The Supreme Court orders of 1995 and 2011 categorically refer to studies that have established proven relation between asbestos exposure and incurable lung cancer. Even World Bank and Asian Development Bank documents underline the carcinogenic risks of asbestos fibers besides WHO and ILO. White asbestos is admittedly a hazardous chemical substance for environment by a number of countries in the world. ToxicsWatch Alliance (TWA), the complainant has also requested NHRC for grant of a compensation package for present and future victims of asbestos diseases.
NHRC can teach is a lesson to the Union Ministry of Environment & Forests which pretends ignorance about its own Vision Statement on Environment and Health on its website and continues to grant environmental clearance to such hazardous asbestos based factories which are
banned in over 50 countries. The Vision Statement reads: "Alternatives to asbestos may be used to the extent possible and use of asbestos may be phased out." The central ministry's document says so at page no. 12. It is available at http://moef.nic.in/divisions/cpoll/envhealth/visenvhealth.pdf
Concerned authorities in Bihar should note that Union Ministry of Labour has revealed that that the "Government of India is considering the ban on use of chrysotile asbestos in India to protect the workers and the general population against primary and secondary exposure to Chrysotile form of Asbestos" at page no. 28 of its concept paper at the two-day 5th India-EU Joint Seminar on "Occupational Safety and Health" during 19-20 September, 2011.
But Government of India, State Governments and Union Territories are yet to comply with the Supreme Court's order of January 27, 1995 and January 21, 2011. Its directions were
reiterated in Jan 21, 2011 order. The attached Labor Ministry's Advisory Committee for compliance merits urgent attention. All the central ministries and State Governments have to comply in a similar format.
Hon'ble Supreme Court's directions in its judgement dated January 21, 2011 is contained in paragraph no.s 14. The paragraph 14 of the Hon'ble Supreme Court's order reads as under:
"14. In the matter relating to secondary exposure of workers to asbestos, though the grounds have been taken in the Writ Petition without any factual basis, again in the Rejoinder filed to the counter affidavit of respondent No.37, this issue has been raised by the petitioner
in detail. In the earlier judgment of this Court in the case of Consumer Education and Research Centre (supra), hazards arising out of primary use of asbestos were primarily dealt with, but certainly secondary exposure also needs to be examined by the Court. In that judgment, the Court had noticed that it would, thus, be clear that diseases occurred wherever the exposure
to the toxic or carcinogenic agent occurs, regardless of the country, type of industry, job title, job assignment or location of exposure. The diseases will follow the trail of the exposure and extend the chain of the carcinogenic risk beyond the work place. In that judgment, the Court had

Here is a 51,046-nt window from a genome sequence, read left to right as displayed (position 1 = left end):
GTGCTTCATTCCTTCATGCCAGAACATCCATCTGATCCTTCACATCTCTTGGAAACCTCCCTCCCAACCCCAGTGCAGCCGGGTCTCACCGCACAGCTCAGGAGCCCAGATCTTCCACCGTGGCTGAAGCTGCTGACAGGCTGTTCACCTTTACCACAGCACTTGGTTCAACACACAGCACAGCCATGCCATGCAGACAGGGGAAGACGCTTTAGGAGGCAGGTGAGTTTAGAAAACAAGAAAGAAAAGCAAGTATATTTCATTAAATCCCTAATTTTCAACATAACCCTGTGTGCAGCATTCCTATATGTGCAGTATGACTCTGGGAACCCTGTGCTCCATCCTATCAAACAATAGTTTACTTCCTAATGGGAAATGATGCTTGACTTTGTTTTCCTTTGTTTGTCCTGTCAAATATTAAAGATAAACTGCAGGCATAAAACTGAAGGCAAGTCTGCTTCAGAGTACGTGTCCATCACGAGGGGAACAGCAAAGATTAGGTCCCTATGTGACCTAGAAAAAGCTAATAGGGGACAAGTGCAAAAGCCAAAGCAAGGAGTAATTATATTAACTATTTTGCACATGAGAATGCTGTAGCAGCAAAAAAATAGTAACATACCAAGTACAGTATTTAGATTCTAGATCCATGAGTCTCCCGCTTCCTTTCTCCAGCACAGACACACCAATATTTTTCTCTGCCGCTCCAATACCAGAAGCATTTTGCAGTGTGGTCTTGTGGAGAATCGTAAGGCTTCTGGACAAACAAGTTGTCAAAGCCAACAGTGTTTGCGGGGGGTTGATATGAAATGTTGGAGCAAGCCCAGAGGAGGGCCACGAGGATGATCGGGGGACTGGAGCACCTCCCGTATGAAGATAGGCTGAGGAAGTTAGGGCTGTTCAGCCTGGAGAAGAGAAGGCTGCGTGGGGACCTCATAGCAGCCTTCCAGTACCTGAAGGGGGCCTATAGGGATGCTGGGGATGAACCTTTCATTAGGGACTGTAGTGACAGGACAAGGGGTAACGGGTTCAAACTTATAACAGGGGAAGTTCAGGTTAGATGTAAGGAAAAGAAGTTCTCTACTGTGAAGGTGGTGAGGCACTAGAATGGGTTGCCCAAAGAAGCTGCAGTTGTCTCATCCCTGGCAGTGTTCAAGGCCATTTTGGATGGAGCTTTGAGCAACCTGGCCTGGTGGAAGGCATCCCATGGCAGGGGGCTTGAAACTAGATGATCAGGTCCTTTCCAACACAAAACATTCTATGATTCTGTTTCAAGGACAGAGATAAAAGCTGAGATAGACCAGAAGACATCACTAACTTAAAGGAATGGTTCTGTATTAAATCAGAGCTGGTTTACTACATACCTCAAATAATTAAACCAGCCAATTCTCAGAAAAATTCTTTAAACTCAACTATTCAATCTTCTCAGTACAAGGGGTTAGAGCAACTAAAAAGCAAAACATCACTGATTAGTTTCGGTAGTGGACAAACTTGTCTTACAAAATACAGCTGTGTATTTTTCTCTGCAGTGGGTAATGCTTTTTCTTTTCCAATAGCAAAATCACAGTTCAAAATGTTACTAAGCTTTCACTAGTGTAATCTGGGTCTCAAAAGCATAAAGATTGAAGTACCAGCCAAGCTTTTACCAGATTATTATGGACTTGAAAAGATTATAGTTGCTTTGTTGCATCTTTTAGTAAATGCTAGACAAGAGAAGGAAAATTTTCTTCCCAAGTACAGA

also directed that a review by the Union and the States shall be made after every ten years and also as and when the ILO gives directions in this behalf consistent with its recommendations or conventions. Admittedly, 15 years has expired since the issuance of the directions by this Court. The ILO also made certain specific directions vide its resolution of 2006 adopted in the
95th session of the International Labour Conference. It introduced a ban on all mining, manufacture, recycling and use of all forms of asbestos. As already noticed, serious doubts have been raised as to whether `controlled use' can be effectively implemented even with regard to secondary exposure. These are circumstances which fully require the concerned quarters/authorities in the Government of India as well as the State Governments to examine/review the matter in accordance with law, objectively, to achieve the greater health care of the poor strata of the country who are directly or indirectly engaged in mining or manufacturing activities of asbestos and/or allied products. "
Cancer, Laryngeal Cancer, Other Cancer b. Diseases are produced in the person involved in Asbestos Industry."
exposure to asbestos is essential."
arising from historical use of all forms of asbestos. WHO, in collaboration with ILO and with other intergovernmental organizations and civil society, will work with countries towards elimination of asbestos-related diseases in the following strategic directions:
- by recognizing that the most efficient way to eliminate asbestos-related
diseases is to stop the use of all types of asbestos;
- by providing information about solutions for replacing asbestos with safer
substitutes and developing economic and technological mechanisms to stimulate its replacement;
- by taking measures to prevent exposure to asbestos in place and during asbestos removal (abatement);
- by improving early diagnosis, treatment, social and medical rehabilitation of asbestos-related diseases and by establishing registries of people with past and/or current exposures to asbestos."
In view of the above, it is quite clear that there is a compelling logic for the central government and the Ministry of Health and Environment & Forests to initiate elimination of asbestos based products and to decontaminate building of asbestos fibers.